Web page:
The summer blooms are at peak color in the garden, and there is a bouquet of red, pink, purple, yellow, orange, and white right now. They are a month late, but finally we are seeing quite a few bees of all sorts and a few butterflies in the garden. For the past week, another tiny visitor has been making the rounds of the red and orange flowers.
After all that feeding, it’s time for a rest, to process some of that liquid so she doesn’t have to carry it around.
Ruby-throated Hummingbirds weigh less than 4 grams, but can store up to 1 ml of nectar in their digestive tract while they process the nutrients in the nectar. If we assume that 1 ml weighs about 1 gram (as plain water would), then the bird has just gained 25% of its body mass during its feeding bout, and it doesn’t make sense energetically to try to fly with all that extra weight. The Hummingbird gut is specially adapted to absorb sugar and other nutrients in nectar across the lining very quickly and efficiently, removing more than 90% of the calories in the nectar on its first pass through. Then the excess liquid in their diet can simply be excreted in just a few minutes.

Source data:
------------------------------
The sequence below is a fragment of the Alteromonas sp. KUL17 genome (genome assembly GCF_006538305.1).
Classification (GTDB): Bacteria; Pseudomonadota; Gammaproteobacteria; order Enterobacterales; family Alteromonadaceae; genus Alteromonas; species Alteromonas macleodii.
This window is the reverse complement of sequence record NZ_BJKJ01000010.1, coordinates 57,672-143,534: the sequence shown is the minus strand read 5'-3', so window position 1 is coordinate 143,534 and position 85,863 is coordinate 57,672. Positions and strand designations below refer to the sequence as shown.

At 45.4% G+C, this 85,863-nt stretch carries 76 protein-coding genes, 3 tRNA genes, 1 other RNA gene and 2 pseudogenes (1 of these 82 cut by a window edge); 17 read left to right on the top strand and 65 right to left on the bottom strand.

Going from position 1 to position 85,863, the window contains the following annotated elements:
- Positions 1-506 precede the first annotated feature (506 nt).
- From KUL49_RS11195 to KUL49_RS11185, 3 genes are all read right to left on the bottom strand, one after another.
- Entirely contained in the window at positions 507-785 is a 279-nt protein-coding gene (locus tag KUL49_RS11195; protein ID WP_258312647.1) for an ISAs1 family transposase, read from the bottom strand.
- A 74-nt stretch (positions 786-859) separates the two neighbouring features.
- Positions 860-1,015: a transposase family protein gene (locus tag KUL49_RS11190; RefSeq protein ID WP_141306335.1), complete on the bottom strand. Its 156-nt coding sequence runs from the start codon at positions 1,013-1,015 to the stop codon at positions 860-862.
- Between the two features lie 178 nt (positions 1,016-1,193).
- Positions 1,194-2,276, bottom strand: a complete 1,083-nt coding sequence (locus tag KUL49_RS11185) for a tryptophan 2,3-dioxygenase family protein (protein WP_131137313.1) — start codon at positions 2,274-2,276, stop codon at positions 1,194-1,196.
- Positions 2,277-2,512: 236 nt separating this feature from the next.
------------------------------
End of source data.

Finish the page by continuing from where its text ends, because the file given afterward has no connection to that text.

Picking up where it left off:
Doesn’t that give them a sugar-high? I suppose it does, but hummingbirds can also quickly metabolize that sugar and turn it into body fat, which they will use to keep them warm overnight. Altogether an amazing metabolic marvel, the mighty mite.